The Address-Mr. W. M. Howe

Instances have also been brought to my attention respecting applications by farmers to the farm loan board. Regardless of whether the farmer has assets to cover the loan he requires, if he owes money to the bank or to an implement agency or somebody else in his district he is refused a loan. He is told that if he will pay off the bank and pay off the amount he owes the implement agency he will then be given a loan. How is he going to do that? He has to sell his stock in trade, his cattle and hogs, and practically go out of business. The farm loan board is no use to him. They do not help him to put his eggs all in one basket, consolidate his loans and give him a longer time to pay, thus permitting him to stay in business by maintaining his agricultural establishment. Then the farmer could carry on, but in so many cases he has been refused a loan. I notice that legislation is to be introduced respecting the Canadian farm loan board and I hope some consideration will be given to extending a little leniency to so many of these people that need help so badly.

There is only one other thing I should like to mention. It has to do with the statement of Professor MacDougall to which I referred before. He apparently believes that our small farms will disappear and that we will become a country of great farms. I say the same thing is happening in the case of the small retail merchant. Today with the increased number of great shopping centres and the spreading out of big retail buying organizations, the small retail merchant is being caught in the squeeze. The day when he lived in his own small community and catered to the needs and necessities of the people there is disappearing. With improved means of transportation he is caught in the squeeze. He not only has to compete with merchants in his own town but has to compete with big buying organizations who get special discounts.

I speak for the small automobile retailer as well as the ordinary retailer in our different communities. How is the small car dealer going to compete with the great sales agencies in the cities who get special discounts because of the number of cars they sell? I believe it is not a good indication for our economy to be heading in this direction.

I believe that the small property owner, the farmer and the retailer, who have been the backbone of the country, who have been ready to take their places on municipal councils and various municipal boards; these people who have been big taxpayers in our small communities, who have provided the streets, hospitals, schools and all the other facilities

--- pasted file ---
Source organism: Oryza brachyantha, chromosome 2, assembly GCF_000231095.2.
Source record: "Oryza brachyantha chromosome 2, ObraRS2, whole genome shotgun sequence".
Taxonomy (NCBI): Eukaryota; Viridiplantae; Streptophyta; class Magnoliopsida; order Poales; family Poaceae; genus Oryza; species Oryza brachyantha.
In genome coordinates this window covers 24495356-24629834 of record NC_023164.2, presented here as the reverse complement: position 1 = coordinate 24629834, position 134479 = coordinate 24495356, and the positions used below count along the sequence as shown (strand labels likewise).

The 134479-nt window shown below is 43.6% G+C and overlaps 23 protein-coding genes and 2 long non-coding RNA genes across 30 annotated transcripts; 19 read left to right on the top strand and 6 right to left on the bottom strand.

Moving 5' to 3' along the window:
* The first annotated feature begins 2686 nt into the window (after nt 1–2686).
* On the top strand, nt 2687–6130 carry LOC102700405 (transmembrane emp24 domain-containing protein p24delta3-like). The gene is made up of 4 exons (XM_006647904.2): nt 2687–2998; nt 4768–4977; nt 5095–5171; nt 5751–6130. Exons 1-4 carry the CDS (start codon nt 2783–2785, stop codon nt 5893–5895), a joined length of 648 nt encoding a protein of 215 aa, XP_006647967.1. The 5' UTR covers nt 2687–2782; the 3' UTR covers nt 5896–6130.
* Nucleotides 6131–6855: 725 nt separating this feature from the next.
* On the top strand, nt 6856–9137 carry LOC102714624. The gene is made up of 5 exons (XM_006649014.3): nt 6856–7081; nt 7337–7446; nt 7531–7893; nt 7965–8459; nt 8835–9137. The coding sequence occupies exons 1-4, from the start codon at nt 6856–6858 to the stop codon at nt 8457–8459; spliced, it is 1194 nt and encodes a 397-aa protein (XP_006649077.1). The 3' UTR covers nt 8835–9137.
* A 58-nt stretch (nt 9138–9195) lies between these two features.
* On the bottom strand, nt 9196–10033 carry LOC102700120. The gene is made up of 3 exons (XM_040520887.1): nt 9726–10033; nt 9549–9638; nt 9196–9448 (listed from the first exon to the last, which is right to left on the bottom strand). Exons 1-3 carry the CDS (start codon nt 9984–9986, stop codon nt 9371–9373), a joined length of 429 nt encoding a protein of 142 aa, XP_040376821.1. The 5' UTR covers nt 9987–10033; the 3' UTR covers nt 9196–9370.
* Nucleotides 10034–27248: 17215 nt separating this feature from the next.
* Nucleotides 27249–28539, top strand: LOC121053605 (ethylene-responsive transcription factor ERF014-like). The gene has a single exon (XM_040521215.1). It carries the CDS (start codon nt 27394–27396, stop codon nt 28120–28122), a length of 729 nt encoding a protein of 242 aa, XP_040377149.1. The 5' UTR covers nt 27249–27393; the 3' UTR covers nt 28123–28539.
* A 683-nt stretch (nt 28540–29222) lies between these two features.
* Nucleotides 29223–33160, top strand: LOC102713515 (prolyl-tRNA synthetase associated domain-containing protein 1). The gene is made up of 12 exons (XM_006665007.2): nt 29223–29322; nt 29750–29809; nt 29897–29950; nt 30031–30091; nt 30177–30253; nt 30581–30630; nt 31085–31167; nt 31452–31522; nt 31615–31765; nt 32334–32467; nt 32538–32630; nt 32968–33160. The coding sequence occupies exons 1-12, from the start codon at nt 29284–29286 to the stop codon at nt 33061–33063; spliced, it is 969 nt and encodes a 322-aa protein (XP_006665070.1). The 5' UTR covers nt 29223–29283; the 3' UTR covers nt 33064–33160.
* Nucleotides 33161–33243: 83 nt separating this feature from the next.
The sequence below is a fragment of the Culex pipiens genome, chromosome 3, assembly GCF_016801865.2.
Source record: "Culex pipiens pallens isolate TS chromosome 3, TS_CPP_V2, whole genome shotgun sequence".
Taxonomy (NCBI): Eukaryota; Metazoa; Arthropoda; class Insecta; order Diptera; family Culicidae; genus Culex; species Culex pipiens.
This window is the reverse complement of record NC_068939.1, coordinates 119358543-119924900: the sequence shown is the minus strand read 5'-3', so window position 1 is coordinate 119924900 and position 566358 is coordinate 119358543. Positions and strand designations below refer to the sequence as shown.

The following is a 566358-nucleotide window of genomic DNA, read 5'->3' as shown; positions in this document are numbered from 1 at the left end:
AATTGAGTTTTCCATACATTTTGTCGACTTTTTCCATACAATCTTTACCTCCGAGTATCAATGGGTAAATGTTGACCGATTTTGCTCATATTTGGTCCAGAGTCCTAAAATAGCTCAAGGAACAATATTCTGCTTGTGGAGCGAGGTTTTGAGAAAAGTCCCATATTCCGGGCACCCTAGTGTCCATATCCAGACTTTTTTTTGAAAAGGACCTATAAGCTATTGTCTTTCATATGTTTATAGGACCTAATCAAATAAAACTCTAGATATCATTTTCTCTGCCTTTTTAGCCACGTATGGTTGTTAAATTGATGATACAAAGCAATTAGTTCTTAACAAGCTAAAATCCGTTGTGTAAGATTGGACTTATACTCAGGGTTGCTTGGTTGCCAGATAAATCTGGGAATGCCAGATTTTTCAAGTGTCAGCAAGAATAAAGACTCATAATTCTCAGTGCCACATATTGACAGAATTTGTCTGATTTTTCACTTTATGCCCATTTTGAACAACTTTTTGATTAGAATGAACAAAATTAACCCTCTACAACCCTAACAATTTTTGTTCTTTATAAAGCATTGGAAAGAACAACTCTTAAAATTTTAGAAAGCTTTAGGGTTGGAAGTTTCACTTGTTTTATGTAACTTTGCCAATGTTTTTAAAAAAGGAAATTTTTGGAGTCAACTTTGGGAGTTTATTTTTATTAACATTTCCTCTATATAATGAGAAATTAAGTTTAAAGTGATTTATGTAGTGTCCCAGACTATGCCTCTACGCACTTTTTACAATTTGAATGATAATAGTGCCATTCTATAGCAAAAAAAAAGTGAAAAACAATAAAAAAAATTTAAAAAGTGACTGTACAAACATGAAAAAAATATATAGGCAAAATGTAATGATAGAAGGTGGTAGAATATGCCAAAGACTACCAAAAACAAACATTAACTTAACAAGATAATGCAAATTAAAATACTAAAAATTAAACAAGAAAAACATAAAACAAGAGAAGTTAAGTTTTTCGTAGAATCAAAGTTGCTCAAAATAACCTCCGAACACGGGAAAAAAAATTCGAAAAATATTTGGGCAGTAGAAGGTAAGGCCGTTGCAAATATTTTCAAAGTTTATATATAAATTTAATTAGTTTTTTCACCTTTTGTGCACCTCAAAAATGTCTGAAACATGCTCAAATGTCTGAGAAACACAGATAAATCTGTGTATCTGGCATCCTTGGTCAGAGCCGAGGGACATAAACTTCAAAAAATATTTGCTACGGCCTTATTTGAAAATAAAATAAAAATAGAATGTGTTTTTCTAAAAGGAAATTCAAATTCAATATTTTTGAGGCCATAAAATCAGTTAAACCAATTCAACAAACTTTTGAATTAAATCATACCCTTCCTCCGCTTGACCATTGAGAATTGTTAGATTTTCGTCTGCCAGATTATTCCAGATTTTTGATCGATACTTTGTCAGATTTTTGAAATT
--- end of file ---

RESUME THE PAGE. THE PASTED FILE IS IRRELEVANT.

that are so necessary, still have a definite place in our economy and should be protected.

There is just one other thing I want to say. The fact has been mentioned in the house before that our farmers could and would produce more on the farms if the bugbear of surpluses was removed. They feel now that if they increase their production their products will come on the market at a time when prices are depressed. In connection with the butter surplus, which was mentioned the other day, I sometimes feel that we might deal with it in the same way we dealt with the pork surplus a few years ago. The butter has been bought and paid for by the people of Canada. The farmers do not like the opposition of margarine. If this No. 1 storage butter were thrown on the market at prices comparable with those at which it is being sold to communist countries, I feel that such action would be a good advertising medium for the butter producers of this country, that it would get butter into homes that have not used it for years, and that the people of Canada would benefit thereby.

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July 6, 1955

Mr. Howe (Wellington-Huron):

The article

goes on:

In an effort to cut down those effects after the current heat wave, Dr. Pequegnat approved these beat-the-heat hints:

Wear light, loose clothes.

I do not know whether that would refer to the men or ladies in the house, but that is the advice of this medical officer of health.

Increase consumption of basic fluids-beverages normally indulged in.

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July 6, 1955

Mr. W. M. Howe (Wellington-Huron):

Mr. Speaker, having a feeling of solicitude for those not quite so fortunate as we are, having heard the hon. member for Digby-An-napolis-Kings (Mr. Nowlan) intimate the other day that this debate would carry on until the snow flew in the fall, and having noticed that some hon. members opposite are considerably irked by the heat, I thought I might refer to an article which appeared in the Globe and Mail of July 5 entitled "Advice from MOH". It goes on to say:

Here is what to do when mercury high.

There are quite a number of suggestions in this article, and if hon. members do not wish to hear them probably I might call it six o'clock.

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June 20, 1955

Mr. W. M. Howe (Wellingion-Huron):

Mr. Speaker-